The Museum of Egyptian Antiquities, known commonly as the Egyptian Museum, is home to an extensive collection of ancient Egyptian antiquities. It has 120,000 items. It houses the world’s largest collection of Pharaonic antiquities, and many treasures of King Tutankhamen. The Egyptian government established the 1st museum, built in 1835 near the Ezbekeyah Garden and later to the Cairo Citadel. In 1855 Archduke Maximilian of Austria was given all of the artifacts by the Egyptian government; these are now in the Kunsthistorisches_Museum, Vienna.
A new museum was established at Boulaq in 1858 in a former warehouse, the building lay on the bank of the Nile River, and in 1878 it suffered significant damage in a flood of the Nile River. In 1892, the collections were moved to a former royal palace, in the Giza district of Cairo. They remained there until 1902 when they were moved, for the last time, to the current museum in Tahrir Square.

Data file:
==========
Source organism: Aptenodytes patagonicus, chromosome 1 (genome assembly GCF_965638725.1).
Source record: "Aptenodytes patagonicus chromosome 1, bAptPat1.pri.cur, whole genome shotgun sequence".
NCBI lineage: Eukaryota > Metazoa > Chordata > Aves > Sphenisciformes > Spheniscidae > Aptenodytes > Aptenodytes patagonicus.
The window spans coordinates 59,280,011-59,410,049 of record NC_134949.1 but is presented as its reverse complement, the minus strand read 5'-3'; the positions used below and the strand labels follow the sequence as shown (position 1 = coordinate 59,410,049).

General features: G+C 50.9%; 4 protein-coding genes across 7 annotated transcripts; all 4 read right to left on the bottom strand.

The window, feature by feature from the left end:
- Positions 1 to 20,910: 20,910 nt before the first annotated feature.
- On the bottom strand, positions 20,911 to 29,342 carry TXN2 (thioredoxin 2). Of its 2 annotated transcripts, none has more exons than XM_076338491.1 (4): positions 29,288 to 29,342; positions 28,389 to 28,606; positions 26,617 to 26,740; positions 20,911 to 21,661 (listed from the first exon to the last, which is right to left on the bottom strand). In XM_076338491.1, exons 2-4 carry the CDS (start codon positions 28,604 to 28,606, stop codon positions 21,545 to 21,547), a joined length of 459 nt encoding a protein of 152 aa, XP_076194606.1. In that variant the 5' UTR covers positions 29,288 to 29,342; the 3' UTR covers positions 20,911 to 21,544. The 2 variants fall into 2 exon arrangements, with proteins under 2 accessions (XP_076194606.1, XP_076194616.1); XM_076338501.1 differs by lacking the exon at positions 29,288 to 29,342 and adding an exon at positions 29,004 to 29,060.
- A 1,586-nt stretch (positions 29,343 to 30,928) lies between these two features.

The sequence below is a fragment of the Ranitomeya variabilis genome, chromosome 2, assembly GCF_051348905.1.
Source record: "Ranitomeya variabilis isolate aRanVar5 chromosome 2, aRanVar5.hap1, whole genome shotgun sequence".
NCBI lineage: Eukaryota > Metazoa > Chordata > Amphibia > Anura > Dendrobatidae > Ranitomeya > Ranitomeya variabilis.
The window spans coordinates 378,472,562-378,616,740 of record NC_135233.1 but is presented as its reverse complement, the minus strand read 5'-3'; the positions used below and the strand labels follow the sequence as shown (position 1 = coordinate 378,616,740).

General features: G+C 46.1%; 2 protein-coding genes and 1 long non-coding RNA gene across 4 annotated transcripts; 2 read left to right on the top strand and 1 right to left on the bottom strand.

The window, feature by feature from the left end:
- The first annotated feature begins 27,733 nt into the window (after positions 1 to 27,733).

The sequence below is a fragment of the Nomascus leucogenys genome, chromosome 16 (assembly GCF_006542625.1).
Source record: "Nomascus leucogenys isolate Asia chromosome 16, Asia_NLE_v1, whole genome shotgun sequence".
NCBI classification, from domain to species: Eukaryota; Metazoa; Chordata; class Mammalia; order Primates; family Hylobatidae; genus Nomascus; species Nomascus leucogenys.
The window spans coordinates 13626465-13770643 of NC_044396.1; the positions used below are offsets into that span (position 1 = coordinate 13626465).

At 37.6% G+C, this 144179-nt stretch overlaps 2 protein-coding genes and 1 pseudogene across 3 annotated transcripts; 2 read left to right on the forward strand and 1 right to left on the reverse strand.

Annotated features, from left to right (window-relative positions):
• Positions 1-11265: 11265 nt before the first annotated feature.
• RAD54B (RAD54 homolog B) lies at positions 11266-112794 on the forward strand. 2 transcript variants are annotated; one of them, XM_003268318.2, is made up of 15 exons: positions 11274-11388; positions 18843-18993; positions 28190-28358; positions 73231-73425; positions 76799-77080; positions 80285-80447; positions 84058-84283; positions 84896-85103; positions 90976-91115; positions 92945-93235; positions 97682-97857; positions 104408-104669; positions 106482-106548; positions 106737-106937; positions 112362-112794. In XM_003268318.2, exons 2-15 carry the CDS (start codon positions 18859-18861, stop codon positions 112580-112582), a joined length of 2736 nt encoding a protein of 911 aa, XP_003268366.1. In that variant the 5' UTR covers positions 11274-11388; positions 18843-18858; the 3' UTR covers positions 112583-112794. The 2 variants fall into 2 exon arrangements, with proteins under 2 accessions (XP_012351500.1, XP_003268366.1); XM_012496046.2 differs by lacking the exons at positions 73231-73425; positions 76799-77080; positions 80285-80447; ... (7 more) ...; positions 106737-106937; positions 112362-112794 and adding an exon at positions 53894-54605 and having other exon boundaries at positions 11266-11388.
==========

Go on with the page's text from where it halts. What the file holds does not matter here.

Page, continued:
During the Egyptian Revolution of 2011, the museum was broken into, and two mummies were reportedly destroyed. Several artifacts were also shown to have been damaged. Around 50 objects were lost. Since then 25 objects have been found. Those that were restored were put on display in September 2013 in an exhibition entitled Damaged and Restored. (at The Egyptian Museum)